examples of companies who have pioneered the organic cotton market and are sharing their expertise with the
Cleaner Cotton Campaign.

3. More and more brands joining the league: Next, Adidas, M & S, Roots, Cotton Ginny, Target, Walmart.

4. Consumer preference: Market analysts report that consumers expect corporate responsibility as a matter of basic
business practices. Organic cotton is a great way to implement it.

5. Increasing production and availability: Global organic cotton production has

increased rapidly, keeping pace with its increasing demand. From 99-00 the
production has increased 4 times with India taking lead and in 05-06 it is expected
to be highest producer of Organic cotton.

6. Forthcoming regulations: Possible bans on the most toxic agricultural chemicals,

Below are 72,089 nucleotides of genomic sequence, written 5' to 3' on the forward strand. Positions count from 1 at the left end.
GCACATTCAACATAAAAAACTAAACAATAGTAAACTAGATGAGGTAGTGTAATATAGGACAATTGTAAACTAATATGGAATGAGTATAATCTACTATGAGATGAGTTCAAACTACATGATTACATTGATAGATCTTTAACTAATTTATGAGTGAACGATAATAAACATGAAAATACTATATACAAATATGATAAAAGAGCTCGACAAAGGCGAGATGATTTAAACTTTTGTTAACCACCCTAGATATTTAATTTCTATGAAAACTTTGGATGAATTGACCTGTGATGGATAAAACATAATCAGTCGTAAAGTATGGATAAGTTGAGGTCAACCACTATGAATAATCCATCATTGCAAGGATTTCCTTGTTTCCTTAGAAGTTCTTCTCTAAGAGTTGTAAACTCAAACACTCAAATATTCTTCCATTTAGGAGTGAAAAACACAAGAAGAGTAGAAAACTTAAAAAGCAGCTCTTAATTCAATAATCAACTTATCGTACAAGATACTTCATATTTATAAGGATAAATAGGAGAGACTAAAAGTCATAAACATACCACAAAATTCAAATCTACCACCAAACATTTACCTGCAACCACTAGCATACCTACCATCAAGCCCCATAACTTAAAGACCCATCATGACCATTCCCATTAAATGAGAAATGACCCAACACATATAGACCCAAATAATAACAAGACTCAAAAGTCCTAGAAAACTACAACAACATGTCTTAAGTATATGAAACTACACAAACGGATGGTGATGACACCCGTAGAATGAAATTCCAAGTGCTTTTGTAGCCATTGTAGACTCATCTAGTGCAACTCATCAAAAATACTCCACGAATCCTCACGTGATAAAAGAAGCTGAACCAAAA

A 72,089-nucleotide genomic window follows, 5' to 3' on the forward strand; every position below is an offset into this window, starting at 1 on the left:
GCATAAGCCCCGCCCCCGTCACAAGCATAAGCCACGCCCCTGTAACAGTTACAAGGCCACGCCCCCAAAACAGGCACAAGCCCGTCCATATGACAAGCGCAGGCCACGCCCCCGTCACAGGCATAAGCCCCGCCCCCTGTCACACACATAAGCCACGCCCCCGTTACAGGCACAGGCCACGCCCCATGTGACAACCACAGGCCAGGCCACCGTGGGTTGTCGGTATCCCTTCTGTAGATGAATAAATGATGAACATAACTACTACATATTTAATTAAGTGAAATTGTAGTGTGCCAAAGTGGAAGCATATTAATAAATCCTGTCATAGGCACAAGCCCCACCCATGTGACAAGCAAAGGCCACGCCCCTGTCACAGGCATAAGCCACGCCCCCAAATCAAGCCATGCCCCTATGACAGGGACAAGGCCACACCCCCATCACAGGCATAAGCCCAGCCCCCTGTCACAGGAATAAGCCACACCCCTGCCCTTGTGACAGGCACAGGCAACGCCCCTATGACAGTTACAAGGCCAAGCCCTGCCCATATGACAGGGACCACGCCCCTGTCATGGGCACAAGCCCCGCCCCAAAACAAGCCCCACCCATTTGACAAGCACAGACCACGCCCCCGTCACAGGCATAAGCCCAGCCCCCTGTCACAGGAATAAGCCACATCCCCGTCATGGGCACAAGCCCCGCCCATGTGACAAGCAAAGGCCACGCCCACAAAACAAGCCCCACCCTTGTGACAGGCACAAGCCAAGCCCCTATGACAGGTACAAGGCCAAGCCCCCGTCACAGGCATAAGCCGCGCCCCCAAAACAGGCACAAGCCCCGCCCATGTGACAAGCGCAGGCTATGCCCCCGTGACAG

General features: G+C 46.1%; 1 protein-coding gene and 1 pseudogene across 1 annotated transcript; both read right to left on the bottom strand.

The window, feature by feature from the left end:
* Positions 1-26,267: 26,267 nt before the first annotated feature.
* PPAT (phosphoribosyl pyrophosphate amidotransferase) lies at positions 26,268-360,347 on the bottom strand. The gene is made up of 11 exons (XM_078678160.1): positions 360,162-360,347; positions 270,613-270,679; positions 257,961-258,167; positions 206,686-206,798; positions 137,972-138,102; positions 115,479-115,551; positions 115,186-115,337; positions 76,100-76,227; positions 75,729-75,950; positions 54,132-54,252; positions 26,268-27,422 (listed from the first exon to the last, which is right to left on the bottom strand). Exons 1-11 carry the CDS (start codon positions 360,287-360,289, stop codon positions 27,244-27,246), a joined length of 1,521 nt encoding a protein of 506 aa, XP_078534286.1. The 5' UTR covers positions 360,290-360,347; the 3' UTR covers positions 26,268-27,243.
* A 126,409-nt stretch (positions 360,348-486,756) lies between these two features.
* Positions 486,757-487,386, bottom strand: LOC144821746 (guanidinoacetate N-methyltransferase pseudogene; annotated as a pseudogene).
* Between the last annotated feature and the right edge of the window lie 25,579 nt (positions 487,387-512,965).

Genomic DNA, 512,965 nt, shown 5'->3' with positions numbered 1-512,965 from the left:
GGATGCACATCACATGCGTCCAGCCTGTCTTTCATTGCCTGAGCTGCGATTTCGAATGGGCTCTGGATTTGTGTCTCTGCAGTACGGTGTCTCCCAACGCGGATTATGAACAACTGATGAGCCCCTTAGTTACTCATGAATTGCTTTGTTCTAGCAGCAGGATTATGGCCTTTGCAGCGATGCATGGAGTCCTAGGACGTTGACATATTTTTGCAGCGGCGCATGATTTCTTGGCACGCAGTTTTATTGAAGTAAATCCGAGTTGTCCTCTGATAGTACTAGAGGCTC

as well as potential regulations about labeling on genetically engineered products, point to the need to develop
sustainable, practical solutions for cotton.

7. Quality product differentiation: Most consumers who care about the environment also care about quality; organic
cotton fibres provide the opportunity for market differentiation, particularly among companies with a high-quality
brand image.

8. A cleaner approach: Each T-shirt made from one hundred per cent organic cotton saves one-third of a pound of
synthetic fertilisers and farm chemicals.

Limitations to organic production

There are many reasons why organic cotton production has not extended to other